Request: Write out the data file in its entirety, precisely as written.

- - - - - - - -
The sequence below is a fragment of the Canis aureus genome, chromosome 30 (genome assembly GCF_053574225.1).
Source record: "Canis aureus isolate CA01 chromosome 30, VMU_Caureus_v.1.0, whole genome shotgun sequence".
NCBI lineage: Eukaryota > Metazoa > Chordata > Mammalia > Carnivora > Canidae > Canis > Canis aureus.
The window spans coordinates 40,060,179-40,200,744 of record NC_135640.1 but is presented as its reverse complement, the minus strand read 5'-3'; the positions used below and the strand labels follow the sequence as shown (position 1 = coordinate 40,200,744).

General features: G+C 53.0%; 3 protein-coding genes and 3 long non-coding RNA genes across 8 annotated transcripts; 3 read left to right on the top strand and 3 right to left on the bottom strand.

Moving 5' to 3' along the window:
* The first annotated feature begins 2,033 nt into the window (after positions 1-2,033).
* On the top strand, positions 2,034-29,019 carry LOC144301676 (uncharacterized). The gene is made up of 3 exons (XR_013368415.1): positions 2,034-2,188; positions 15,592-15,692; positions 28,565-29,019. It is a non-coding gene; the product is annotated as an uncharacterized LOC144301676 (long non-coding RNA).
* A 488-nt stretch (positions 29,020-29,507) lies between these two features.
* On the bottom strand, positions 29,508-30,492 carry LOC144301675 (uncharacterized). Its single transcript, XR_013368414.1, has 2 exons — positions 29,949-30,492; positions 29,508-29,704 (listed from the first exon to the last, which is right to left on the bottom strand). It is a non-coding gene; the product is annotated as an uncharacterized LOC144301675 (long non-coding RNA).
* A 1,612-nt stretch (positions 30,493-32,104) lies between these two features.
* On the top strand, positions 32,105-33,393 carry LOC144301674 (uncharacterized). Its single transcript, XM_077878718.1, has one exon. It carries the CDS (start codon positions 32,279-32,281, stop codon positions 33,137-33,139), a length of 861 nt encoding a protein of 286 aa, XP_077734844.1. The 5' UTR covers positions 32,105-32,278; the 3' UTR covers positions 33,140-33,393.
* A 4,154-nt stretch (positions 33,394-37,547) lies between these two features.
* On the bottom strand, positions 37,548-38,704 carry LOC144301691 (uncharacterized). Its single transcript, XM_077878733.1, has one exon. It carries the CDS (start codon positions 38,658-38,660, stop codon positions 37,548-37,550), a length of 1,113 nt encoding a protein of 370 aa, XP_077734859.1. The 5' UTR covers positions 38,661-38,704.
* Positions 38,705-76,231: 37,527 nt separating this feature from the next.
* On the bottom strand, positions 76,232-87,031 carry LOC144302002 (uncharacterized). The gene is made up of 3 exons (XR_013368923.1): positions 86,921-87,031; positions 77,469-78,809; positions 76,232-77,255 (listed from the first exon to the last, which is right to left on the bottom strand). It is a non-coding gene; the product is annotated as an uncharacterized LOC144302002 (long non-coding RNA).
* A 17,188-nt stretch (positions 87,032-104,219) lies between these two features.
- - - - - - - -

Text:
The sequence below is a fragment of the Canis aureus genome, chromosome 30 (genome assembly GCF_053574225.1).
Source record: "Canis aureus isolate CA01 chromosome 30, VMU_Caureus_v.1.0, whole genome shotgun sequence".
NCBI lineage: Eukaryota > Metazoa > Chordata > Mammalia > Carnivora > Canidae > Canis > Canis aureus.
The window spans coordinates 40,060,179-40,200,744 of record NC_135640.1 but is presented as its reverse complement, the minus strand read 5'-3'; the positions used below and the strand labels follow the sequence as shown (position 1 = coordinate 40,200,744).

General features: G+C 53.0%; 3 protein-coding genes and 3 long non-coding RNA genes across 8 annotated transcripts; 3 read left to right on the top strand and 3 right to left on the bottom strand.

Moving 5' to 3' along the window:
* The first annotated feature begins 2,033 nt into the window (after positions 1-2,033).
* On the top strand, positions 2,034-29,019 carry LOC144301676 (uncharacterized). The gene is made up of 3 exons (XR_013368415.1): positions 2,034-2,188; positions 15,592-15,692; positions 28,565-29,019. It is a non-coding gene; the product is annotated as an uncharacterized LOC144301676 (long non-coding RNA).
* A 488-nt stretch (positions 29,020-29,507) lies between these two features.
* On the bottom strand, positions 29,508-30,492 carry LOC144301675 (uncharacterized). Its single transcript, XR_013368414.1, has 2 exons — positions 29,949-30,492; positions 29,508-29,704 (listed from the first exon to the last, which is right to left on the bottom strand). It is a non-coding gene; the product is annotated as an uncharacterized LOC144301675 (long non-coding RNA).
* A 1,612-nt stretch (positions 30,493-32,104) lies between these two features.
* On the top strand, positions 32,105-33,393 carry LOC144301674 (uncharacterized). Its single transcript, XM_077878718.1, has one exon. It carries the CDS (start codon positions 32,279-32,281, stop codon positions 33,137-33,139), a length of 861 nt encoding a protein of 286 aa, XP_077734844.1. The 5' UTR covers positions 32,105-32,278; the 3' UTR covers positions 33,140-33,393.
* A 4,154-nt stretch (positions 33,394-37,547) lies between these two features.
* On the bottom strand, positions 37,548-38,704 carry LOC144301691 (uncharacterized). Its single transcript, XM_077878733.1, has one exon. It carries the CDS (start codon positions 38,658-38,660, stop codon positions 37,548-37,550), a length of 1,113 nt encoding a protein of 370 aa, XP_077734859.1. The 5' UTR covers positions 38,661-38,704.
* Positions 38,705-76,231: 37,527 nt separating this feature from the next.
* On the bottom strand, positions 76,232-87,031 carry LOC144302002 (uncharacterized). The gene is made up of 3 exons (XR_013368923.1): positions 86,921-87,031; positions 77,469-78,809; positions 76,232-77,255 (listed from the first exon to the last, which is right to left on the bottom strand). It is a non-coding gene; the product is annotated as an uncharacterized LOC144302002 (long non-coding RNA).
* A 17,188-nt stretch (positions 87,032-104,219) lies between these two features.